Console sales 'fresh air,' but government still looking to 'block flies and mosquitoes'
The head of China's Ministry of Culture has explained the reasoning behind the government's decision to end its 14-year ban on foreign games consoles.
The embargo was temporarily lifted last week within the Shanghai free-trade zone, but new rules governing the sale of video game consoles and their content will be completed as soon as possible, said ministry head Cai Wu in a press conference attended by Bloomberg.
News that the ban was ending gave Nintendo's stock a boost and both Microsoft and Sony stand to gain a lot from the opening of the $10 billion dollar Chinese games market currently dominated by online PC games.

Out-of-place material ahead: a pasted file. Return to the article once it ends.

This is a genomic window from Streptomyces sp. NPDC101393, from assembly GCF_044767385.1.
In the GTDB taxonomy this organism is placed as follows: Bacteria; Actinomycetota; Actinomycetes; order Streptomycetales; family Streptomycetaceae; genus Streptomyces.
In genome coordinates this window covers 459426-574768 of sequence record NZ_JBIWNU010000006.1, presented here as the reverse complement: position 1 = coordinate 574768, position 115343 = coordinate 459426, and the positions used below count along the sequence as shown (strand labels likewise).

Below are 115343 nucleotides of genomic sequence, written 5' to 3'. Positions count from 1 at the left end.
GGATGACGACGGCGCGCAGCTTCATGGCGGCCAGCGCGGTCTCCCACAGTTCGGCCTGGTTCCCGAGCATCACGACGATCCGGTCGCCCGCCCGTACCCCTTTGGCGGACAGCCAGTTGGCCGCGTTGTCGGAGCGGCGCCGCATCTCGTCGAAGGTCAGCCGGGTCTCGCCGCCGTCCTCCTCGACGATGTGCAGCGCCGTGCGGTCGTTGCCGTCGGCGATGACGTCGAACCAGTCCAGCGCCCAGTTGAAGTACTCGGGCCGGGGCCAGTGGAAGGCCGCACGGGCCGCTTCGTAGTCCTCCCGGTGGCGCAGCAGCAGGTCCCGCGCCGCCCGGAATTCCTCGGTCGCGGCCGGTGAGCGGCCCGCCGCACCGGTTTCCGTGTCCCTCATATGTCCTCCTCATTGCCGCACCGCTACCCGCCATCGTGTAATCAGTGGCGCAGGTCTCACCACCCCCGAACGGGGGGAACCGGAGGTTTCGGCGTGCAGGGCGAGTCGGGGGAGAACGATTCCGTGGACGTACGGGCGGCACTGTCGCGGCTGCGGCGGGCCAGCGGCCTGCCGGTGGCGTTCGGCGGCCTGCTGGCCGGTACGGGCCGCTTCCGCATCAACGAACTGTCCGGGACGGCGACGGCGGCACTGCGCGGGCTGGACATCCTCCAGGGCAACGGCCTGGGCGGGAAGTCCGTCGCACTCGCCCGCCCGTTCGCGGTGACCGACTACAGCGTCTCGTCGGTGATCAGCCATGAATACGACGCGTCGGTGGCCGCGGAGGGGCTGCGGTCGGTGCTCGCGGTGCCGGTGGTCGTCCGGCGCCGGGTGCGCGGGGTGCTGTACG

There is certainly a lot of hope in the possibility of a vibrant Chinese console market, but while Cai says that his government shouldn't “go beyond its duties to intervene in the commercial cultural market,” that doesn't mean there won't be restrictions.
“Things that are hostile to China, or not in conformity with the outlook of China’s government, won’t be allowed,” Cai said.
“We want to open the window a crack to get some fresh air, but we still need a screen to block the flies and mosquitoes.”
The Chinese government imposed the ban in 2000 on the grounds that console gaming was having an adverse effect on the country's youth.
Some have noted that the opening up of the free-trade zone doesn't mean as much as some might think – consoles have been available on the “grey market” for years.
That's certainly a valid argument from a consumer perspective, but for the companies that make consoles and associated games the news that their products can be sold on the open market is definitely exciting.